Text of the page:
Being match-raced during a fleet race is almost impossible to defend when the other team disregards their finish position, and Botin-Lopez got driven back to 11th overall, missing the medal race, and losing their trials on the basis that they were not in the top eight at either event, even though they retained the better average finish position.
There has been a rash of this type of match racing spreading over Olympic trials in recent months for two main reasons.  The first is an interpretation published through the case book which makes this type of match racing legal within the current system.  It’s case 78 from the case book stating:
In a fleet race either for one-design boats or for boats racing under a handicap or rating system, a boat may use tactics that clearly interfere with and hinder another boat’s progress in the race, provided that, if she is protested under rule 2 for doing so, the protest committee finds that there was a reasonable chance of her tactics benefiting either her final ranking in the event or her chances of gaining selection for another event or for her national team. However, she breaks rule 2, and possibly rule 69.1(a), if while using those tactics she intentionally breaks a rule.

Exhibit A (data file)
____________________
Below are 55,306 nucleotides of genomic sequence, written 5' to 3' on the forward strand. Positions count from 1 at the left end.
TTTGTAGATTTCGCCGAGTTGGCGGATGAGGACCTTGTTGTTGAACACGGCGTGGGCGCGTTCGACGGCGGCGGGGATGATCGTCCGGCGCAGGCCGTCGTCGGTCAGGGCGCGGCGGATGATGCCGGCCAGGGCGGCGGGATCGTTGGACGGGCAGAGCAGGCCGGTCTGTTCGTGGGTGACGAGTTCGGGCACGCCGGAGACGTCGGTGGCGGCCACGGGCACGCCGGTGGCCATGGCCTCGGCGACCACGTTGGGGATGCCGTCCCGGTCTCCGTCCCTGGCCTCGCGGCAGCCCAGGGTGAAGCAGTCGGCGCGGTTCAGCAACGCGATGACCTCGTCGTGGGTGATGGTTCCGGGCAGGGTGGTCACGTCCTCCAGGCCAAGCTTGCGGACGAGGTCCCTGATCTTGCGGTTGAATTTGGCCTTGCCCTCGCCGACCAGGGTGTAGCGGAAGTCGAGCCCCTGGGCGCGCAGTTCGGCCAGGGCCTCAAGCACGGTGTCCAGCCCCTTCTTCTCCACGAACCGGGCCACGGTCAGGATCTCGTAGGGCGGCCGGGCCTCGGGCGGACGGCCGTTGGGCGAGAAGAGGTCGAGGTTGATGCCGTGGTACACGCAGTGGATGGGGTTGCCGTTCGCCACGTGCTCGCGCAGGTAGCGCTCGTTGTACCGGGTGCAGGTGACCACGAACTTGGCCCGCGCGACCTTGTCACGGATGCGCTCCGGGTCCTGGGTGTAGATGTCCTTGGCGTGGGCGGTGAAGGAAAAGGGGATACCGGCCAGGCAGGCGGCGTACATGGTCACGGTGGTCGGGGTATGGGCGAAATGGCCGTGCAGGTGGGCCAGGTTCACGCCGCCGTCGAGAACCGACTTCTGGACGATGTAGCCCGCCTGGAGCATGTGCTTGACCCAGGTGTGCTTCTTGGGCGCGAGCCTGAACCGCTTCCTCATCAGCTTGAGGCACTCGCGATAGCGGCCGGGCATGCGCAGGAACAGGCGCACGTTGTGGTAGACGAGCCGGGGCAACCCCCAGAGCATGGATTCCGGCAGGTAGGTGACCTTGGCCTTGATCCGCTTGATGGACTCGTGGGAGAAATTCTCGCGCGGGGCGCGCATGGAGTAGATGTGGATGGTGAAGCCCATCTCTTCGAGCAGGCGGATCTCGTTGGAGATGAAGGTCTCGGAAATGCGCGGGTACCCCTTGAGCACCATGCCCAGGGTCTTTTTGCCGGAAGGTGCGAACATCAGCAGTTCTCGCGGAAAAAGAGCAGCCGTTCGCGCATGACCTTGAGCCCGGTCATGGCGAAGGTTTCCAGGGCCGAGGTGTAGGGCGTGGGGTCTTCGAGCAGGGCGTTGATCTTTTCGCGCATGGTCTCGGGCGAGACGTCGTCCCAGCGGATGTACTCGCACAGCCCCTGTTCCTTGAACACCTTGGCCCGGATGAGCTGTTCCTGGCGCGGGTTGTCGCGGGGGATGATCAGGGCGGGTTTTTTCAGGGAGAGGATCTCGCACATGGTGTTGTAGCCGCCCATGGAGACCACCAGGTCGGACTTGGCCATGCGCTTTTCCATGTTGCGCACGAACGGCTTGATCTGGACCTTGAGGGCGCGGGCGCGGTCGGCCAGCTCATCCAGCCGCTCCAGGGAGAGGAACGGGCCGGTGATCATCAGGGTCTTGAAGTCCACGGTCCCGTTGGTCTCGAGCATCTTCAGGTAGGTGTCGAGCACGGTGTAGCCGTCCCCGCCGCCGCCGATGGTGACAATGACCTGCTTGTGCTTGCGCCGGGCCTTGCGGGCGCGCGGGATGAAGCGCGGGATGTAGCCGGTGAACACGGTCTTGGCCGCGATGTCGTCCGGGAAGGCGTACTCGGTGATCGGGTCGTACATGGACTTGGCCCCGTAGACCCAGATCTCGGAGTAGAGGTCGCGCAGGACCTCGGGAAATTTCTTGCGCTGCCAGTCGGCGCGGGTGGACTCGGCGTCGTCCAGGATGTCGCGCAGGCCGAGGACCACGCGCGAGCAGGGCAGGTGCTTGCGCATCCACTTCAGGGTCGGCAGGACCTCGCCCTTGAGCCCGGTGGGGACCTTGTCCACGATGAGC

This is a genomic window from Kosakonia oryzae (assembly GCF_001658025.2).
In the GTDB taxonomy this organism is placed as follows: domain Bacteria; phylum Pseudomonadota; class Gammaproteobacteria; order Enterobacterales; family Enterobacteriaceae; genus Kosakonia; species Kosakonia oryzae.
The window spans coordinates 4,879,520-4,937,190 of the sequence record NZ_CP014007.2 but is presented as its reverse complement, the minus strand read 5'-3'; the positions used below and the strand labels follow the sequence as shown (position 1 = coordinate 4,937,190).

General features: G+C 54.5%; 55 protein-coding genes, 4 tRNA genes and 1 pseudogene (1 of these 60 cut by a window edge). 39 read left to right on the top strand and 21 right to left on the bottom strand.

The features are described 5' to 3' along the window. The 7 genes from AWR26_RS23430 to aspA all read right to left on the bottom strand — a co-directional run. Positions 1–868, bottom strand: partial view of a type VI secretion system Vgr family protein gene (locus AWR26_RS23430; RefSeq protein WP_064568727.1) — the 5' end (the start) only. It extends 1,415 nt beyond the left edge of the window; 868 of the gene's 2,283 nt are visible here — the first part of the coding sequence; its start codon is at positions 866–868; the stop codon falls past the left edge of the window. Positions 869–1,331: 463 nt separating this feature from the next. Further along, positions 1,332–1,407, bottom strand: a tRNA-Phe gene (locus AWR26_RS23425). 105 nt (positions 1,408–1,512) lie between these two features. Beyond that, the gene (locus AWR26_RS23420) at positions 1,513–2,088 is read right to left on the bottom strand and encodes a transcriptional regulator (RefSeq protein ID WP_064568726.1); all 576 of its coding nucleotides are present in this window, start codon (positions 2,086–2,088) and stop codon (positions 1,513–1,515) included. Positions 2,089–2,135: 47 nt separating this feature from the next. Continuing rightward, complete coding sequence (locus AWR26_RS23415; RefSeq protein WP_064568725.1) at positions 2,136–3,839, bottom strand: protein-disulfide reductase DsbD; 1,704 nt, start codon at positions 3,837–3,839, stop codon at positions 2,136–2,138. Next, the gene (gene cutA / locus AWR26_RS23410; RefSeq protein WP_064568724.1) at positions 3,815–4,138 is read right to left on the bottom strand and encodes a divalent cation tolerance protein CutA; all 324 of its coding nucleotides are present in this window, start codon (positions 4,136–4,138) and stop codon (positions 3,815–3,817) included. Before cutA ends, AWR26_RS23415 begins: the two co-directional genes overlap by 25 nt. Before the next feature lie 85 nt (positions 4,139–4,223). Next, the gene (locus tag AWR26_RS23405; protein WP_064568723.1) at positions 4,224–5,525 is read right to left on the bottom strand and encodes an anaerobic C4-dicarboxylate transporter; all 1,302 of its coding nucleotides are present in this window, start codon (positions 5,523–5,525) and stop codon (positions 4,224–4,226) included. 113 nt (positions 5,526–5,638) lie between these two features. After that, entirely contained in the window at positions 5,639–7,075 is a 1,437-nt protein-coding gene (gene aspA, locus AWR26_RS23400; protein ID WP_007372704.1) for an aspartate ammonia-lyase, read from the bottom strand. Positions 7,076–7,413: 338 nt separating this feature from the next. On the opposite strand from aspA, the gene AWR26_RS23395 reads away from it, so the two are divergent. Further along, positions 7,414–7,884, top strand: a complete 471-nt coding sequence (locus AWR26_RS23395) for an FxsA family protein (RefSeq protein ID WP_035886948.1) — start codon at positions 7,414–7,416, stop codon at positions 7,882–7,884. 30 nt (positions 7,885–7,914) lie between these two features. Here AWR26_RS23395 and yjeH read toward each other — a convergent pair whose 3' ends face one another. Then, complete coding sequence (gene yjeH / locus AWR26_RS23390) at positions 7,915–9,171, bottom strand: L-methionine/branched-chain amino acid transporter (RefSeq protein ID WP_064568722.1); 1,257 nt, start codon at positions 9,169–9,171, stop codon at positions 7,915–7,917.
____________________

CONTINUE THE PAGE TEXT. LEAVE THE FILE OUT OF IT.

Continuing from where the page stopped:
The crucial piece here is gaining selection for another event, which allows boats in trials to use these tactics any time is suits them during a trials process.  Here is Rule 2, ‘Fair Sailing’ as a reminder:
FAIR SAILING A boat and her owner shall compete in compliance with recognized principles of sportsmanship and fair play. A boat may be penalized under this rule only if it is clearly established that these principles have been violated. A disqualification under this rule shall not be excluded from the boat’s series score.
Almost immediately after the World Championship rumours began circulating that Botin-Lopez were appealing the protest they filed during the 2016 Worlds which the jury dismissed based on Case 78 and were also appealing to their federation, with lawyers.